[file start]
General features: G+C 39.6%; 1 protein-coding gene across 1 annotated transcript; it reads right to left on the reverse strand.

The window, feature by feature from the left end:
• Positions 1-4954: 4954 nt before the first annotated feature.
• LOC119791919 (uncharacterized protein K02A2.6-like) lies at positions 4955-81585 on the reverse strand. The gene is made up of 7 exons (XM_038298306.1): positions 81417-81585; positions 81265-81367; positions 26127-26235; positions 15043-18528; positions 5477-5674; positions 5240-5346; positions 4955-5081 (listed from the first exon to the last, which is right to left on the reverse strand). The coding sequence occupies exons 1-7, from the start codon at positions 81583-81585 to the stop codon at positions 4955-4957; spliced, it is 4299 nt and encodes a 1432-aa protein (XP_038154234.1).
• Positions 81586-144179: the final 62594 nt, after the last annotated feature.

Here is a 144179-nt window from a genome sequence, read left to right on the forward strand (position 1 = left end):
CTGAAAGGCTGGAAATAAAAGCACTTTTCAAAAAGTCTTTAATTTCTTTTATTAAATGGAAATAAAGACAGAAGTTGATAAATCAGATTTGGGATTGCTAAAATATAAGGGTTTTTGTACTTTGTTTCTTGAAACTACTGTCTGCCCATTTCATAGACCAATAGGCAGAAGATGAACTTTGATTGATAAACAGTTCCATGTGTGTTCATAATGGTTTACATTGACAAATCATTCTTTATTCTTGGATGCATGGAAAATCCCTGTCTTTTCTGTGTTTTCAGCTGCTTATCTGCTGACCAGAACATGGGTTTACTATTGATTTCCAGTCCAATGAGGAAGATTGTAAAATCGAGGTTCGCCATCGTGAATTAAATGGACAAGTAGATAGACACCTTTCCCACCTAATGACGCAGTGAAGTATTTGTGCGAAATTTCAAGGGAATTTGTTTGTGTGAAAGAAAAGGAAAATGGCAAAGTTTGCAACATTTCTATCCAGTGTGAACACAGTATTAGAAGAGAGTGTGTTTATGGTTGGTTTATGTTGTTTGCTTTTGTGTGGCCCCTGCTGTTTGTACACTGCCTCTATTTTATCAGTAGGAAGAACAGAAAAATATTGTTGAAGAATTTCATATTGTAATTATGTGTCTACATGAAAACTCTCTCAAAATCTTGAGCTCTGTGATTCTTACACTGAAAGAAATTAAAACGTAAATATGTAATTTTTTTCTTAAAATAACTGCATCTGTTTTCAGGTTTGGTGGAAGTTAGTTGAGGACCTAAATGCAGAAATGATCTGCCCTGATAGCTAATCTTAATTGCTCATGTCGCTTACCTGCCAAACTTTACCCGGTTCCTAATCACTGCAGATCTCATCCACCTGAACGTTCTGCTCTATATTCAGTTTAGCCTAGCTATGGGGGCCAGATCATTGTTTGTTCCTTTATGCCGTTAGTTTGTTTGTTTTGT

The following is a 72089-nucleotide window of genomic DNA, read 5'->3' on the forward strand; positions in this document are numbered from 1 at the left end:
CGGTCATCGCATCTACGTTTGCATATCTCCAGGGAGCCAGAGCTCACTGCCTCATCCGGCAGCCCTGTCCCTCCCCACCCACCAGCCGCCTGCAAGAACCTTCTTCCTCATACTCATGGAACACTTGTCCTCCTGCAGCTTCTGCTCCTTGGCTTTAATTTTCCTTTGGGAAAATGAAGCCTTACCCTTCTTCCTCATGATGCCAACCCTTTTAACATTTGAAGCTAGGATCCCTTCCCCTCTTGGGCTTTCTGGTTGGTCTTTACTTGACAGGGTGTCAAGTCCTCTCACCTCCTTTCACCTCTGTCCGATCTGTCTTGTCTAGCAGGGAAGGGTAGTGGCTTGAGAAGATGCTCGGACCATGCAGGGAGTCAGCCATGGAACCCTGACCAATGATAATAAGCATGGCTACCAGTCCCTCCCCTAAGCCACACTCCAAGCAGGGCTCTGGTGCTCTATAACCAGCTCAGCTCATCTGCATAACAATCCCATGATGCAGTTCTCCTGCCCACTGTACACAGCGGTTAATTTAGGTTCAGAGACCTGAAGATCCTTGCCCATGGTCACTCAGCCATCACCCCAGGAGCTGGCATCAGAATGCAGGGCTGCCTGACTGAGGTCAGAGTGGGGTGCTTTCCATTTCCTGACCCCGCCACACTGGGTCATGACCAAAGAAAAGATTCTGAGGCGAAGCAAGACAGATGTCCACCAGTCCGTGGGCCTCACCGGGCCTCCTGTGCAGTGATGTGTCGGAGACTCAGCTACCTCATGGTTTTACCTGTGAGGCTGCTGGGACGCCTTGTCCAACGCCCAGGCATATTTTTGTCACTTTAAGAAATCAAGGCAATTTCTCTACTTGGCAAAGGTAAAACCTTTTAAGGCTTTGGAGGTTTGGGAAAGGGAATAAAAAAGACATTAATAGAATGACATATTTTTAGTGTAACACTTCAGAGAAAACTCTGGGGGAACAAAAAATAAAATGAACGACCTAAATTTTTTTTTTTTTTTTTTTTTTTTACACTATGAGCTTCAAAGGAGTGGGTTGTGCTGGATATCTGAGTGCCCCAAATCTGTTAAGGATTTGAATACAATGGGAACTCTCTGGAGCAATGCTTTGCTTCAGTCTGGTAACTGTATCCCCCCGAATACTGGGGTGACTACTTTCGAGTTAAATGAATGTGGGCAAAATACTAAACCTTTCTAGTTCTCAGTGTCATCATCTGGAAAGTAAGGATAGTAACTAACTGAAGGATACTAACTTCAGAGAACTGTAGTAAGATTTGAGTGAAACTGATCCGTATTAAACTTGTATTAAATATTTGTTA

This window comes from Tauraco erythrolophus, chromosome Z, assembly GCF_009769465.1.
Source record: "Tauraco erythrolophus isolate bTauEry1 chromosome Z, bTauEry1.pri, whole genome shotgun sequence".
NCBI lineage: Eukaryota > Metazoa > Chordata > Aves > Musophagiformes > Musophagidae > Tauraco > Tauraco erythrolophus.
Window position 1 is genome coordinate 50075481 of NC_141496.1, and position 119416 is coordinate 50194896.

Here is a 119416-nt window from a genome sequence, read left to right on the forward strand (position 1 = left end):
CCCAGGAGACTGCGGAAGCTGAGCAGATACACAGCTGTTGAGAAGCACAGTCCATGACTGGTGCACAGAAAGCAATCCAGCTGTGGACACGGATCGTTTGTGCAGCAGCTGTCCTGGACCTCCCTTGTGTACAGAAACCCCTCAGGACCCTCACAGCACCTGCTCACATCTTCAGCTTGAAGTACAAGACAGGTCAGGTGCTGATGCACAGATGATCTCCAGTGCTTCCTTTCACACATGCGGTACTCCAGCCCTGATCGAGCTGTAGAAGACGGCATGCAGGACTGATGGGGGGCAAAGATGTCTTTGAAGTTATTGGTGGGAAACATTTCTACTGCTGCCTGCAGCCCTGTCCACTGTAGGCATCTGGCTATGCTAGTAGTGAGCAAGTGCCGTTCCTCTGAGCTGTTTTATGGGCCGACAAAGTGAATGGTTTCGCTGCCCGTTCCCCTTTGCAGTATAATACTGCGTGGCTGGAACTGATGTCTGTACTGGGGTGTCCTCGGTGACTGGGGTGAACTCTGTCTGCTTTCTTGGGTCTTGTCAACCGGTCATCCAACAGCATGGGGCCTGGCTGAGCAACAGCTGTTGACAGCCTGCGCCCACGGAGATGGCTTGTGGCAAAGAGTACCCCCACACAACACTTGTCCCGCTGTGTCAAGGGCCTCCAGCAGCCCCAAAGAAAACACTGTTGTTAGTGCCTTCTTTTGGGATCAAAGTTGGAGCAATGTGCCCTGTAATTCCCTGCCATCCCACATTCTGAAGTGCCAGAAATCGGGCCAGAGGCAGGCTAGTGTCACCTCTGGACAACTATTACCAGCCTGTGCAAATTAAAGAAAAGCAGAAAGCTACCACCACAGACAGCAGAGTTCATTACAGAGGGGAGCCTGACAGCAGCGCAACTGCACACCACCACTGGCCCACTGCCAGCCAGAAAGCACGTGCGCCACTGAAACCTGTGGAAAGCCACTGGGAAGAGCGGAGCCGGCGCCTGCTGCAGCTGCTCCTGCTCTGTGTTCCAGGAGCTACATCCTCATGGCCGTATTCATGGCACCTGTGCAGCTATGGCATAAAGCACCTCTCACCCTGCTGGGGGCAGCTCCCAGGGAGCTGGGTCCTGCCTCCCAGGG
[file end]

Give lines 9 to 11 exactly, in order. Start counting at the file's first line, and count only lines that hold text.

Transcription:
CGGTCATCGCATCTACGTTTGCATATCTCCAGGGAGCCAGAGCTCACTGCCTCATCCGGCAGCCCTGTCCCTCCCCACCCACCAGCCGCCTGCAAGAACCTTCTTCCTCATACTCATGGAACACTTGTCCTCCTGCAGCTTCTGCTCCTTGGCTTTAATTTTCCTTTGGGAAAATGAAGCCTTACCCTTCTTCCTCATGATGCCAACCCTTTTAACATTTGAAGCTAGGATCCCTTCCCCTCTTGGGCTTTCTGGTTGGTCTTTACTTGACAGGGTGTCAAGTCCTCTCACCTCCTTTCACCTCTGTCCGATCTGTCTTGTCTAGCAGGGAAGGGTAGTGGCTTGAGAAGATGCTCGGACCATGCAGGGAGTCAGCCATGGAACCCTGACCAATGATAATAAGCATGGCTACCAGTCCCTCCCCTAAGCCACACTCCAAGCAGGGCTCTGGTGCTCTATAACCAGCTCAGCTCATCTGCATAACAATCCCATGATGCAGTTCTCCTGCCCACTGTACACAGCGGTTAATTTAGGTTCAGAGACCTGAAGATCCTTGCCCATGGTCACTCAGCCATCACCCCAGGAGCTGGCATCAGAATGCAGGGCTGCCTGACTGAGGTCAGAGTGGGGTGCTTTCCATTTCCTGACCCCGCCACACTGGGTCATGACCAAAGAAAAGATTCTGAGGCGAAGCAAGACAGATGTCCACCAGTCCGTGGGCCTCACCGGGCCTCCTGTGCAGTGATGTGTCGGAGACTCAGCTACCTCATGGTTTTACCTGTGAGGCTGCTGGGACGCCTTGTCCAACGCCCAGGCATATTTTTGTCACTTTAAGAAATCAAGGCAATTTCTCTACTTGGCAAAGGTAAAACCTTTTAAGGCTTTGGAGGTTTGGGAAAGGGAATAAAAAAGACATTAATAGAATGACATATTTTTAGTGTAACACTTCAGAGAAAACTCTGGGGGAACAAAAAATAAAATGAACGACCTAAATTTTTTTTTTTTTTTTTTTTTTTTACACTATGAGCTTCAAAGGAGTGGGTTGTGCTGGATATCTGAGTGCCCCAAATCTGTTAAGGATTTGAATACAATGGGAACTCTCTGGAGCAATGCTTTGCTTCAGTCTGGTAACTGTATCCCCCCGAATACTGGGGTGACTACTTTCGAGTTAAATGAATGTGGGCAAAATACTAAACCTTTCTAGTTCTCAGTGTCATCATCTGGAAAGTAAGGATAGTAACTAACTGAAGGATACTAACTTCAGAGAACTGTAGTAAGATTTGAGTGAAACTGATCCGTATTAAACTTGTATTAAATATTTGTTA

This window comes from Tauraco erythrolophus, chromosome Z, assembly GCF_009769465.1.
Source record: "Tauraco erythrolophus isolate bTauEry1 chromosome Z, bTauEry1.pri, whole genome shotgun sequence".